Today, a major challenge before the Indian economy is how to utilize the demographic dividend accrued from a large share of its people of working age. Here, it is to make clear that this dividend can only be obtained with a well-educated workforce and that is possible if the school system in India is made technologically strong. In the last few decades, despite increasing school enrolment, India remained in its struggling phase to deliver actual learning. These problems can be addressed by delivering better lesson, and Education Technology (EdTech).
EdTech will help deliver high quality lessons
The arising problems as discussed above can be addressed by giving better lessons, training the teachers and motivating the students that is possible by Education Technology (EdTech), especially information and communication technology. In recent years, there has been observed a swift fall in cost of computing. Tablets are costing as low as Rs. 2000. Moreover, India has got the most affordable mobile data plans in the world. Thus, at its most basic, EdTech will help you deliver high quality lessons in various formats such as video, games and interactive tutorials. Among myriads of teachers—some teach well while some do not, but a well-prepared video can use the very best teachers and help them with graphics and animations. After this video is prepared, millions of students can watch it for several years. They can also get interactive quizzes and have instant feedback.
Tailoring lessons according to the students’ progress
A substantial advantage of edtech is its flair to tailor the lessons according to the students’ progress. Take Mindspark for example. It’s a computer-assisted learning software developed by an Indian company that delivers lessons through videos, games and questions on computers and tablets. The software evaluates the learning level of each student, puts content appropriate for this level and fine tune the problem in accordance with the progress of the students.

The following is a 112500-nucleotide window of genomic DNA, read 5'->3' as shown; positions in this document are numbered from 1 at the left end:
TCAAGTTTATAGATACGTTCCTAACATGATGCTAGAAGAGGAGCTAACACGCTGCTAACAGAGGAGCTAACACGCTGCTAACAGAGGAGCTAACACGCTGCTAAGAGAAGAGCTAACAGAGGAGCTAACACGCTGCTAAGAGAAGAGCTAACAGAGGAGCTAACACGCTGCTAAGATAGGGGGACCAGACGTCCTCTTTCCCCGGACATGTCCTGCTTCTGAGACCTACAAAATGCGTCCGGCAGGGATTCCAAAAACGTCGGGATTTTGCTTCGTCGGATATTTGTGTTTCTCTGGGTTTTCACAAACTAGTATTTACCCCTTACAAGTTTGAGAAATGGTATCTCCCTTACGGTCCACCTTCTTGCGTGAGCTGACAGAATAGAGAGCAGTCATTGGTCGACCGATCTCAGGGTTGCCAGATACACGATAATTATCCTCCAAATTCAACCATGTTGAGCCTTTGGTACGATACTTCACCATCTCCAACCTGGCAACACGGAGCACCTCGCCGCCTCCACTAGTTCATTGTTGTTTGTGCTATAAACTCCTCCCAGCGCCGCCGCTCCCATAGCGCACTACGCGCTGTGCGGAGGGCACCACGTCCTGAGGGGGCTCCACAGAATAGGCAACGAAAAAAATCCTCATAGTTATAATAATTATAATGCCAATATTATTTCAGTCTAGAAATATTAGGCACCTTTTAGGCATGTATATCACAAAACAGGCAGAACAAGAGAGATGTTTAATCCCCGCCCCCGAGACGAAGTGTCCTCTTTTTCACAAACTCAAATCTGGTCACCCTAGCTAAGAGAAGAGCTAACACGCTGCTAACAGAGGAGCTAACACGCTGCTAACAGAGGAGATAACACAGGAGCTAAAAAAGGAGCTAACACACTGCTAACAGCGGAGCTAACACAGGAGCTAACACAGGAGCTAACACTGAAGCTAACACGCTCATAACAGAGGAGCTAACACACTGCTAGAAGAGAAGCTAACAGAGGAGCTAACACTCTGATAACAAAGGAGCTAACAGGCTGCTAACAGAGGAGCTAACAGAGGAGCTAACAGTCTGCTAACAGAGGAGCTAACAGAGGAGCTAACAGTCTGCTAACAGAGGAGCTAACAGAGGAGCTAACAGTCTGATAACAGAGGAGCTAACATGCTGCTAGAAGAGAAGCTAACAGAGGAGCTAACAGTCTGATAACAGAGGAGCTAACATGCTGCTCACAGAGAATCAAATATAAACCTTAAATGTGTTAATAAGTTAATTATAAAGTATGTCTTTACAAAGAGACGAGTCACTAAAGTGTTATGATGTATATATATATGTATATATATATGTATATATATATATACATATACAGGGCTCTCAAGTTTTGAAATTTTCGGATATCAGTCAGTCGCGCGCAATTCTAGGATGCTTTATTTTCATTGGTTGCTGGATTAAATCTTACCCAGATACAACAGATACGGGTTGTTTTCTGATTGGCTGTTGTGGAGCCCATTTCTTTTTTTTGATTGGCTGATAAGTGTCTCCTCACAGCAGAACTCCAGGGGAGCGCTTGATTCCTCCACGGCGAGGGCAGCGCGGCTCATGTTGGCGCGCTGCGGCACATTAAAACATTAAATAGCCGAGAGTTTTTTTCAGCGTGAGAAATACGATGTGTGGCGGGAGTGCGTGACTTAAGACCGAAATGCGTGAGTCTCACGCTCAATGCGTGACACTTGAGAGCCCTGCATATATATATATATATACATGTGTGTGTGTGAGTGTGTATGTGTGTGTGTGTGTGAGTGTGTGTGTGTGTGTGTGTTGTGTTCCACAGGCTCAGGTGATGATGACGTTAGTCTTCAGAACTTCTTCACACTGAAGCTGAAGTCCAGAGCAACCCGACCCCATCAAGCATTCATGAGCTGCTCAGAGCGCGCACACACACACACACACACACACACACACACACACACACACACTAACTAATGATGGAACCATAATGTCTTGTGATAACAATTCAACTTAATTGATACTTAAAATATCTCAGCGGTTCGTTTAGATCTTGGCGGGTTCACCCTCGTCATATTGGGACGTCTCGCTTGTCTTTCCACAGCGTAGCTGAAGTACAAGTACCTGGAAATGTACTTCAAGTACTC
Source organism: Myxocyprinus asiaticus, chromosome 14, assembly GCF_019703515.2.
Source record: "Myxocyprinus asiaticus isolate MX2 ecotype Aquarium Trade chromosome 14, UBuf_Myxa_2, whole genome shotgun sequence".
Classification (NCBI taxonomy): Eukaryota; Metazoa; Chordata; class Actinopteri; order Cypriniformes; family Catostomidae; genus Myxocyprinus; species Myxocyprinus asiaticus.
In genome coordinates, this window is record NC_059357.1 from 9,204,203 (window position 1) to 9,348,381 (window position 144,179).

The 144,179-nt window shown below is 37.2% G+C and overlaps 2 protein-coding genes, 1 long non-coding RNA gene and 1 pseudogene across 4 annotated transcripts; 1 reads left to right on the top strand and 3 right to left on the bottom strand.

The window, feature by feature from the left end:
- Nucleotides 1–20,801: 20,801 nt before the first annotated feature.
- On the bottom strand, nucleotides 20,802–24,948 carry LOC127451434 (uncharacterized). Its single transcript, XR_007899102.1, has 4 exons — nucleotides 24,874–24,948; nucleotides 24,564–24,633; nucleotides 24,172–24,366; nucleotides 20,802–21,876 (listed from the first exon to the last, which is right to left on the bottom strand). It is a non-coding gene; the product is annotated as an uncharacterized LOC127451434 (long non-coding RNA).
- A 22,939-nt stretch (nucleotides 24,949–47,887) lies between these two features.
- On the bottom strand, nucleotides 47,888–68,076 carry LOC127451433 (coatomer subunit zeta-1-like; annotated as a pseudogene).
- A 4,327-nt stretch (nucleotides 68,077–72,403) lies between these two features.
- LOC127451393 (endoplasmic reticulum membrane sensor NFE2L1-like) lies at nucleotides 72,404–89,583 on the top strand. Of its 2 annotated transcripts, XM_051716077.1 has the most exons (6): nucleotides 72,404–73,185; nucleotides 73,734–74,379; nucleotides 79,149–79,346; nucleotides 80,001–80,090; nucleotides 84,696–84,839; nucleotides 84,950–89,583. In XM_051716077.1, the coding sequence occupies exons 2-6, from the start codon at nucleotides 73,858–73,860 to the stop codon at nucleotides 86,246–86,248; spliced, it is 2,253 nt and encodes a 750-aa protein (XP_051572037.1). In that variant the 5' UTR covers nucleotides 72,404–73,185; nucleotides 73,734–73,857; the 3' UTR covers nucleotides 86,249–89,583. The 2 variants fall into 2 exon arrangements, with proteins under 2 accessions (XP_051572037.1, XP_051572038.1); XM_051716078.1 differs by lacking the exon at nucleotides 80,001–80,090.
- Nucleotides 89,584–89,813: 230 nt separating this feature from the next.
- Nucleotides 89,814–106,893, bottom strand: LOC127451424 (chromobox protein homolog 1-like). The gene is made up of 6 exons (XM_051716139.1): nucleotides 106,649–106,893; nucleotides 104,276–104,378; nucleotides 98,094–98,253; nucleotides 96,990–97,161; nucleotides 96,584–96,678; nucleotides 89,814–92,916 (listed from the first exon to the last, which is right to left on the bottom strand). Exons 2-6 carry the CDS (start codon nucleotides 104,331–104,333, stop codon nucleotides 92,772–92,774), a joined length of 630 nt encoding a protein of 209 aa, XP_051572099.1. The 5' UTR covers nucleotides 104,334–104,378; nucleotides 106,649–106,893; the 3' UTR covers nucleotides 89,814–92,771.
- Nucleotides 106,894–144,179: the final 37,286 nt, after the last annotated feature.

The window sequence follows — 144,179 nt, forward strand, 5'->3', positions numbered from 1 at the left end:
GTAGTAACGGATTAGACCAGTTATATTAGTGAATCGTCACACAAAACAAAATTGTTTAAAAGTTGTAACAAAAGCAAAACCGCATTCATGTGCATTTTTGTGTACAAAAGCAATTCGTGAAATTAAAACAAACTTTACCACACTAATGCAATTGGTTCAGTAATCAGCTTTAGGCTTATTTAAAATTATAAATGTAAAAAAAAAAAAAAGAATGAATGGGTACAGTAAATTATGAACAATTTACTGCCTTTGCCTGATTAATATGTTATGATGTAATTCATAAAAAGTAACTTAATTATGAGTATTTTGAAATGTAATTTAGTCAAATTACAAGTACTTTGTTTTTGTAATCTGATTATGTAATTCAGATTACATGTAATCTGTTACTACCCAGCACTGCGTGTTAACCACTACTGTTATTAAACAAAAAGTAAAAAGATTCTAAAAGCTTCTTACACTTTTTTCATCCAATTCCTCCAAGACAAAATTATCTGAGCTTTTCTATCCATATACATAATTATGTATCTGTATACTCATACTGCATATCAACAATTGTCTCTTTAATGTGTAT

The initiative is cost-effective
MIT’s J-PAL in a study analyzed a version of Midspark targeting at 619 students in Delhi’s government schools and found laudable achievements in Maths and Hindi. It was a cost-effective initiative with just a monthly cost of approximately Rs. 1000 each student and around the cost of Rs.150 if the program was extended.
Simple behavioural interventions
Backed by research, Simple behavioural interventions are another application of EdTech that is delivered through technology, often by SMS. Though these interventions have moderate benefits, they are very much affordable due to very cheap cost. SMSes help a lot in apprising the parents with their wards’ performance including their attendance and how they did in exams.
A complement and substitute for teachers
In such schools where the teachers are not able to teach well or are not found regular taking their classes, EdTech can bring a baseline of education inputs to students for their self-study. In Kenya, the coaches equipped with tablets come to classrooms, they evaluate students’ reading skills, and EdTech helps the teachers by giving them tailor-made suggestions and upload the analyzed data to administrators. And their purpose is to associate able teachers with technology. Thus, EdTech is a complement as well as a substitute for teachers.
India is an ideal country for EdTech
From various perspectives, India is an ideal country to make use of EdTech as its potential impact is enormous. If the students can learn better through EdTech, they can later become a strong workforce to play a significant role in improvement of India’s economy.